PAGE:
ESP Operational Challenges in Complex Mature Oilfield in the North Sea
- Edna Michelle Bisso Bi Mba (Wintershall Dea) | Göktug Diker (Wintershall Dea) | Andree Frohberg (Wintershall Dea)
- Document ID
- Society of Petroleum Engineers
- SPE Europec featured at 82nd EAGE Conference and Exhibition, 8-11 December, Amsterdam, The Netherlands
- Publication Date
- Document Type
- Conference Paper
- 2020. Society of Petroleum Engineers
- 2.1.3 Completion Equipment, 4.2 Pipelines, Flowlines and Risers, 5 Reservoir Desciption & Dynamics, 3.1 Artificial Lift Systems, 2 Well completion, 5.6.5 Tracers, 2.2 Installation and Completion Operations, 4.3.3 Aspaltenes, 5.6 Formation Evaluation & Management, 3.1.2 Electric Submersible Pumps, 1.8 Formation Damage, 3 Production and Well Operations, 1.8 Formation Damage
- Reservoir pressure maintenance, ESP performance, Well production optimization, Asphaltene deposition, Water injection
- 21 in the last 30 days
- 21 since 2007
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In this paper, the well under consideration is a horizontal oil production well located in the northern part of the Mittelplate oilfield, Germany’s largest oilfield. The well production started in July 2017 via electrical submersible pump (ESP) at an average initial liquid rate of 115 m³/d with no water production. One year after production start, the ESP performance decreased resulting to a significant drop in oil production. Since then, the well has been operated as an intermittent producer to prevent severe damages at the ESP. The objective of this study is to describe the different measures carried out to restore well productivity and present results achieved. Based on previous field experiences, it was assumed that the ESP performance reduction was due to asphaltene precipitations in the pump. The well was therefore regularly treated with aromatic washouts to dissolve asphaltene depositions. An attempt to achieve a more suitable and cost-effective alternative to the aromatic washouts was tested with asphaltene dispersant injection through the chemical injection line (CIL) of the well. After several months of field test, the aromatic washouts as well as dispersant injection could not improve the well performance. An additional measure to increase well productivity was to support the reservoir pressure in the northern part of the reservoir. This was implemented in late 2018 whereby, a nearby production well was converted into an injection well with a steady increase in injection rate. Increased bottom hole flowing pressures are being observed currently at production wells. However, it is challenging to evaluate the effect of the injection at the target well without downhole pressure data. At present, the well is still operated as an intermittent producer with prolonged downtime periods allowing stronger pressure buildups at the perforations. It is planned to further increase injection rate to enhance pressure support in the region. An interwell water tracer campaign, currently in design for the field, is aimed to determine water breakthrough times and sources and establish reservoir flow patterns within the reservoir.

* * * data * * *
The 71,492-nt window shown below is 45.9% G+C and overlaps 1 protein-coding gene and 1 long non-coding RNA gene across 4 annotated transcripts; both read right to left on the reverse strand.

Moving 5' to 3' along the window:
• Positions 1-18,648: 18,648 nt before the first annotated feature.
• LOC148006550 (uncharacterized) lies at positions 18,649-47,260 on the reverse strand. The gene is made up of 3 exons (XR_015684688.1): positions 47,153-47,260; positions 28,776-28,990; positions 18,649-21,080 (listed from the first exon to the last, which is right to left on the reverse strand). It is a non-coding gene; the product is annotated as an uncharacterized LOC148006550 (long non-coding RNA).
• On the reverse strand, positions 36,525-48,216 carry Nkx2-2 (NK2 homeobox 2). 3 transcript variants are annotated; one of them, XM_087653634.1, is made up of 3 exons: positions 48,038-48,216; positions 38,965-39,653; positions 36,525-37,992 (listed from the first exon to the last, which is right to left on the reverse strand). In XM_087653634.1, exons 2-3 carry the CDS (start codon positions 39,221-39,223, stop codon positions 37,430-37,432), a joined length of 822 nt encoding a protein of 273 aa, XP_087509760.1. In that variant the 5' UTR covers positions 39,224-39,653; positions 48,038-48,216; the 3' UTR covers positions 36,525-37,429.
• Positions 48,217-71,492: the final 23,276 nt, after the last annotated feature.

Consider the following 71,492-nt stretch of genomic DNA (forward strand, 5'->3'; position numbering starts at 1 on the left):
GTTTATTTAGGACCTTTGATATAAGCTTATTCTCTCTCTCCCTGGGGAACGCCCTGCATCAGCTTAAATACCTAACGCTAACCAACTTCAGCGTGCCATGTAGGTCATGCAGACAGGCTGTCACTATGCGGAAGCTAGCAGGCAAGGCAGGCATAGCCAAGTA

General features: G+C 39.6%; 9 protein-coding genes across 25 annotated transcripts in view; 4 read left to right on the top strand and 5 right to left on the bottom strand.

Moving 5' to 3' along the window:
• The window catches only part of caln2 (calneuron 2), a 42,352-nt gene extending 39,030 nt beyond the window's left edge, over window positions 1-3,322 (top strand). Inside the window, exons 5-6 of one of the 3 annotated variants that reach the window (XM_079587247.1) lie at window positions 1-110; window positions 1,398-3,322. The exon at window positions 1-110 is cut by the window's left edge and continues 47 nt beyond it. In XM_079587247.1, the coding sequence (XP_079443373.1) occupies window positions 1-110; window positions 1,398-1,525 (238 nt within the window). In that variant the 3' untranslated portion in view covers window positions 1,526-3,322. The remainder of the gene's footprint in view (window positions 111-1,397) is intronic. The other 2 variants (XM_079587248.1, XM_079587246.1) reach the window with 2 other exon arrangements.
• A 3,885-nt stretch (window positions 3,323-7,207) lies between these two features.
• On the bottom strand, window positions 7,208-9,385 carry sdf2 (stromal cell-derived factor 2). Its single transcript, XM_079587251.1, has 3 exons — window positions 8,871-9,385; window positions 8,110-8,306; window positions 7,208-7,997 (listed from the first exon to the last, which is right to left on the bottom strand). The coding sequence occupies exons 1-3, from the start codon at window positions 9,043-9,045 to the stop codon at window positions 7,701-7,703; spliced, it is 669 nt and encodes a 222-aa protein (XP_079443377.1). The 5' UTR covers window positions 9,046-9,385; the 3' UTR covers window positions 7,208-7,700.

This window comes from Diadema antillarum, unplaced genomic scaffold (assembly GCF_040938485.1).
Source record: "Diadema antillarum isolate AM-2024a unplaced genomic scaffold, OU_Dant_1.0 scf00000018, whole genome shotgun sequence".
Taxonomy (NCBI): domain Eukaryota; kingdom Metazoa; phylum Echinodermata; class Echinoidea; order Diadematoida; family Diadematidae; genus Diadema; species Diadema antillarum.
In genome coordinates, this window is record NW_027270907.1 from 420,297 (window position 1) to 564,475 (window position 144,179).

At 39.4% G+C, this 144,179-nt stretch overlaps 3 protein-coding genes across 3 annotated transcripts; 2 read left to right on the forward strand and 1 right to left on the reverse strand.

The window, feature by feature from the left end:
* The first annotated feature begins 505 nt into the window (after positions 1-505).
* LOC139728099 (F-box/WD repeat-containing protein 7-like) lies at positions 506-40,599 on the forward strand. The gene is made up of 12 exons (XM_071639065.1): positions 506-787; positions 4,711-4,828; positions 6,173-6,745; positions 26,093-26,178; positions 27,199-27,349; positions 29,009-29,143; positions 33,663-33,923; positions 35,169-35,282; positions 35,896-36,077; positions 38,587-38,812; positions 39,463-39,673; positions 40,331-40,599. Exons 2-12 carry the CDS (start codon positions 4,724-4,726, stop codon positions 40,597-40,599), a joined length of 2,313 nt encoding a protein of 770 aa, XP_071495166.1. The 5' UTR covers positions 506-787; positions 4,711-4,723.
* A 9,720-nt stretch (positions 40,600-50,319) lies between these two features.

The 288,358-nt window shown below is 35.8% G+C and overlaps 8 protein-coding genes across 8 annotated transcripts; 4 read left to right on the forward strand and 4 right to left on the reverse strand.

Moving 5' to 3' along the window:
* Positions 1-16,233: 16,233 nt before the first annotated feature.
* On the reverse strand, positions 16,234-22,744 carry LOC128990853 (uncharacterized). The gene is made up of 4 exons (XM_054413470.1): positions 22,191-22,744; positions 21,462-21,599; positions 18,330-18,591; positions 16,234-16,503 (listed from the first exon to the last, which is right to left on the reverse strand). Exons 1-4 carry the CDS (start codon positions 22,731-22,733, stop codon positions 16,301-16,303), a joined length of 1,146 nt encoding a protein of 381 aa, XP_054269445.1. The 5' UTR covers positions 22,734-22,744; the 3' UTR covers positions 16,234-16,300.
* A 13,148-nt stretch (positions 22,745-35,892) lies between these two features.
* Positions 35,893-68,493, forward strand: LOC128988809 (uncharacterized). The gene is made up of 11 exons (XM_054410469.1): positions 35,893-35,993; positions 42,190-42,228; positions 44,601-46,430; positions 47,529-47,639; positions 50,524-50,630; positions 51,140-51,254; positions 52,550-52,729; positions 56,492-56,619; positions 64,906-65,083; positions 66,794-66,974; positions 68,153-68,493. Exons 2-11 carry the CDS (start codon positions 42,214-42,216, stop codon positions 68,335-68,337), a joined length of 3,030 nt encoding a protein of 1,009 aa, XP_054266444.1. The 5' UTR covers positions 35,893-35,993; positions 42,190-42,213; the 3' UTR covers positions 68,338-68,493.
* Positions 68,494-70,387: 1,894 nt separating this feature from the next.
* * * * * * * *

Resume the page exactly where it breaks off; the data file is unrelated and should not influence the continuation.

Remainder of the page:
|File Size||1 MB||Number of Pages||13|
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